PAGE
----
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Tuned In: Sam Amidon and more

  • Matthew Caws

  • Modest Mouse

  • Moonlight Davis

  • Sam Amidon



Friday, October 06, 2017

 

I fell under Sam Amidon’s spell when I heard his “Lily-O” record a few years back. He had a hypnotic way with banjo or fiddle or guitar, an unfancy, plaintive voice, and he used traditional folk songs as raw material to make uniquely atmospheric creations. A mournful haze, a sudden stab, a haunting lullaby.

Amidon has a new record out on the Nonesuch label called “The Following Mountain” — his first LP of original songs — and he’ll take the stage at the Parlor Room in Northampton on Thursday at 7 p.m. Avi Jacob opens the show.

“The Following Mountain” is an experimental work of nine compositions, many using Amidon’s fingerpicked circular patterns on acoustic guitar to create a framework that’s swirling and magnetic — like “Juma Mountain,” open and airy, as jazzy as it is folky, a slow-motion carousel of patting percussion and moody swells. “What a voice, what a voice, what a voice, what a voice, what a voice I hear,” he sings with calm repetition, like a human equivalent of Radiohead’s “Kid A” synthesized glitches.

The album’s sprawling final track is an in-the-moment collaboration with free jazz drumming legend Milford Graves, “April,” in which the music exists in a world of heartbeats, not metronomes. The whole record works that way, its adventurous soul out in the open. On the short piece “Ghosts,” Amidon forces his voice into froggy territory as percussion clangs around him like a workshop in full bang. “Warren” is peaceful but slightly off-kilter, with rubbing chords and gentle unease that has something in common with some of Robin Holcomb’s work.

And whatever’s on his records, Amidon’s live shows are unpredictable in their own special way, as I discovered, frozen in place, unable and unwilling to leave his engrossing outdoor set at the Clearwater Festival in 2015 despite the fact that it was raining, I had no raincoat, and was supposed to be elsewhere. Recommended.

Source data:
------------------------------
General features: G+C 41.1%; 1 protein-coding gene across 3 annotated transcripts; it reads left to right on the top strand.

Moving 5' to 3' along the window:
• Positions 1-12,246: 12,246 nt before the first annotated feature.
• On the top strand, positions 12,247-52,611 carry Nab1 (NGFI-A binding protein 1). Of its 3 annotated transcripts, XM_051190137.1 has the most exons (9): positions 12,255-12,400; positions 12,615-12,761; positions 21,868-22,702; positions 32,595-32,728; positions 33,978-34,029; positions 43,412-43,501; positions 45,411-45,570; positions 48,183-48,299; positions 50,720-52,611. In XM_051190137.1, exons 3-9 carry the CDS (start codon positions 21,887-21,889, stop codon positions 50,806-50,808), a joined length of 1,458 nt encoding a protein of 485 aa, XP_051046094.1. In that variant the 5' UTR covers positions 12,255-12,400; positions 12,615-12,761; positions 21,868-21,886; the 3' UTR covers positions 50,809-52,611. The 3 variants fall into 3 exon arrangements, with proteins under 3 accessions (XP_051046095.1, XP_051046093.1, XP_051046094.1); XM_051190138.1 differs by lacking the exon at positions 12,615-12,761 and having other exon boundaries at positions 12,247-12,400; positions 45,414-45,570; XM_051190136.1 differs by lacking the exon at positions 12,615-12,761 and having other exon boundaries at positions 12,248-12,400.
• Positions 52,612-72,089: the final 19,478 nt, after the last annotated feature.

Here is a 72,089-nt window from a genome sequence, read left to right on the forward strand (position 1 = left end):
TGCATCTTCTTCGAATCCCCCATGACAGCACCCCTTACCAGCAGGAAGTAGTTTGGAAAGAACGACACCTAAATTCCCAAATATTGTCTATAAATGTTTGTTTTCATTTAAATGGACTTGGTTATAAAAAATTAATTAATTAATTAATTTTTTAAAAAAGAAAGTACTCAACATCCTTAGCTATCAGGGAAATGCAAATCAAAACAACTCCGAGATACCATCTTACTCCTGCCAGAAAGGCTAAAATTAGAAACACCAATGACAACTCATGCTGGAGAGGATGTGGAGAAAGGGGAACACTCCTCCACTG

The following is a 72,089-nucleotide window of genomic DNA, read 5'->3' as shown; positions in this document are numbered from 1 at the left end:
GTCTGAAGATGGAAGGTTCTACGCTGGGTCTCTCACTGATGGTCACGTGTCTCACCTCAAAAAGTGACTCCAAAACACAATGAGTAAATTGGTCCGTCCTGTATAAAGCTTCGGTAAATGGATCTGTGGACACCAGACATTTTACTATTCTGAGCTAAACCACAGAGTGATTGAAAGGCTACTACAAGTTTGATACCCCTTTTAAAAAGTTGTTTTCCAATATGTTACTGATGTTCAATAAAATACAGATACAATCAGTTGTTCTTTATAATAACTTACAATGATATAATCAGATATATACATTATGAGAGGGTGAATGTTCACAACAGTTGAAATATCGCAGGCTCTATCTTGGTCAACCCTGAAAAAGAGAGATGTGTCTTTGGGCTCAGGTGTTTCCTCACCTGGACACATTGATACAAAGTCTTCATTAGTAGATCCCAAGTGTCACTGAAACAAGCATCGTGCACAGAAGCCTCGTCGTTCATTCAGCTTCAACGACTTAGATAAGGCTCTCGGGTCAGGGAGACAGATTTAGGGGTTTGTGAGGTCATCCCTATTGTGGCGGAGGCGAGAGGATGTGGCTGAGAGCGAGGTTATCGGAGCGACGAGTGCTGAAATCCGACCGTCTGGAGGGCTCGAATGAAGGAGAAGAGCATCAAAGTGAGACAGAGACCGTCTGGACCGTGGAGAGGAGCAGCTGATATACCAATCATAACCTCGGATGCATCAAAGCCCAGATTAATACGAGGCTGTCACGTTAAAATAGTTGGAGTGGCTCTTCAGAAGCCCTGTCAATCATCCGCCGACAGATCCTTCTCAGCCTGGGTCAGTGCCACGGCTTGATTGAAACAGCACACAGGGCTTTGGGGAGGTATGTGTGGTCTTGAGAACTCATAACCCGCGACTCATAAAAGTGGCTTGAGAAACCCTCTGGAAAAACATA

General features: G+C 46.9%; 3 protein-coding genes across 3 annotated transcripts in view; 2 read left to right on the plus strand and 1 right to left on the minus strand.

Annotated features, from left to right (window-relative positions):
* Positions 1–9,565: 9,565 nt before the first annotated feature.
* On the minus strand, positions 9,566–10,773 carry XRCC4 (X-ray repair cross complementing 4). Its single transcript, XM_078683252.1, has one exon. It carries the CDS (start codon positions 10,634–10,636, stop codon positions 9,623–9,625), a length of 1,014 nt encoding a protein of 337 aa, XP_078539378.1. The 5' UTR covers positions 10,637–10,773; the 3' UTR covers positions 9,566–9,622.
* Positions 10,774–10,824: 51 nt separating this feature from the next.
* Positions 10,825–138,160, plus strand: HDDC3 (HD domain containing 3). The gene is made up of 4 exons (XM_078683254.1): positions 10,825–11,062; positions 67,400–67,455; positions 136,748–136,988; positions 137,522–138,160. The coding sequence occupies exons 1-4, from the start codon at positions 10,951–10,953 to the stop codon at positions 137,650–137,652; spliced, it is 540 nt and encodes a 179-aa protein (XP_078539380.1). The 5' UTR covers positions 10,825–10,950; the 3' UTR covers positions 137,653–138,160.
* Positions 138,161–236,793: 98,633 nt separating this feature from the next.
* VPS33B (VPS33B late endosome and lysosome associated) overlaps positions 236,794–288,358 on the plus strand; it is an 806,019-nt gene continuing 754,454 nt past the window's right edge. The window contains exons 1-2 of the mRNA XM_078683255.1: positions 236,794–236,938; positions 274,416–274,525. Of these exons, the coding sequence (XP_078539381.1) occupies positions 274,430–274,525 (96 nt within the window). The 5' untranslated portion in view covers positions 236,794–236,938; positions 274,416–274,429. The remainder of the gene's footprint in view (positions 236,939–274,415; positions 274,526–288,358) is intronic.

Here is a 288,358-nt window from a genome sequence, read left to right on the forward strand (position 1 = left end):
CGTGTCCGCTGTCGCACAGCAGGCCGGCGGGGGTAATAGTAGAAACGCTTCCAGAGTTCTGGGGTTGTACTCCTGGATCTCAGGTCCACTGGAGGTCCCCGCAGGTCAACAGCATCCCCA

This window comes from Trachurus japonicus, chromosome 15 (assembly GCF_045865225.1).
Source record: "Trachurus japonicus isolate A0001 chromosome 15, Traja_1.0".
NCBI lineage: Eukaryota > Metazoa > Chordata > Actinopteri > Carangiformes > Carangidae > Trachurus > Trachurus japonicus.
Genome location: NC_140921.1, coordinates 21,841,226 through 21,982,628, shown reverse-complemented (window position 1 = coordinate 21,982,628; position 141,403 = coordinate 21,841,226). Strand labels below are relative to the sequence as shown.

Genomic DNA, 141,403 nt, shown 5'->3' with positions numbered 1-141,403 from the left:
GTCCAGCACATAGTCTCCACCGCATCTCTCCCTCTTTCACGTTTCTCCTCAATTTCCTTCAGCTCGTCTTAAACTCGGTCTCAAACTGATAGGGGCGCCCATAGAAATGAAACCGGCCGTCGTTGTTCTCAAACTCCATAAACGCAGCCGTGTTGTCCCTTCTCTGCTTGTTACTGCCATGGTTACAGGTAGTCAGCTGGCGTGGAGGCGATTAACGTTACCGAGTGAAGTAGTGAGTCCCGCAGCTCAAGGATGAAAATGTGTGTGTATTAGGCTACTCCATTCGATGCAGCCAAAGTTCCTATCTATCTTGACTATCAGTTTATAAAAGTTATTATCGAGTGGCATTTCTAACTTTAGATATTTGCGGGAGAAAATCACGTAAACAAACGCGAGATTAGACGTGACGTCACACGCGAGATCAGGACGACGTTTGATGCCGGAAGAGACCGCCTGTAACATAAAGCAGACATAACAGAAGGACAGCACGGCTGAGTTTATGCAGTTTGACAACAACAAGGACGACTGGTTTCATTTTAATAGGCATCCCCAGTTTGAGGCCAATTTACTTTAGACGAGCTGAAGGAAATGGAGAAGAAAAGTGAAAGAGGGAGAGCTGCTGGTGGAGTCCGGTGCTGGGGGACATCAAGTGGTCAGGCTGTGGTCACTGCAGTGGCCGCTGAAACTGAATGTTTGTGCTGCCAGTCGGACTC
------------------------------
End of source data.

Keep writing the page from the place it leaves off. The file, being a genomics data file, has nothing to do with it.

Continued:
Moonlight Davis sings the music of Stevie Wonder (with help from musical director and pianist Miro Sprague, guitarist Jason Ennis, bassist Jon Suters and vocalist Morning Star) at the Hawks and Reed Performing Arts Center in Greenfield on Friday at 7:30 p.m.

Pianist Scott Hall (from Drunk Stuntmen) brings his solo show “All Alone” to the Luthier’s Co-op in Easthampton on Saturday at 7 p.m. The Salvation Alley String Band follows at 8 p.m., and Lonesome Brothers, with Hall along as a special guest, close the night with a long set starting at 9:30 p.m. that will include a performance of their entire 1999 album, “Diesel Therapy.”

Modest Mouse comes to John M. Greene Hall on the Smith College Campus on Saturday at 8 p.m.

The Void Union (from Boston) and Beige (from Florence) team up for a night of ska and fun at The Root Cellar in Greenfield on Saturday at 8:30 p.m.

Ralph White, Bulle and Beverly Ketch are the triple-bill at the latest in-store concert at Mystery Train Records in Amherst on Sunday at 6 p.m. Free show, but donations are accepted for the traveling musicians.

Nada Surf frontman Matthew Caws  plays The Iron Horse on Monday at 7 p.m. Local singer/songwriter Mark Schwaber opens the show. 

Saxophonist Fred Haas makes his first appearance as the featured guest musician at the Northampton Jazz Workshop at City Sports Grille at Spare Time Northampton on Tuesday at 7:30 p.m., followed by the regular open jazz jam from 8:30 p.m. to 10:30 p.m.

Jazz fusion band Brand X has been in and out of existence since the mid-’70s (and famously had Phil Collins as a drummer for a time), and the latest lineup — featuring founding members John Goodsall on guitar and Percy Jones on bass — makes a rare appearance at The Iron Horse on Wednesday at 7 p.m.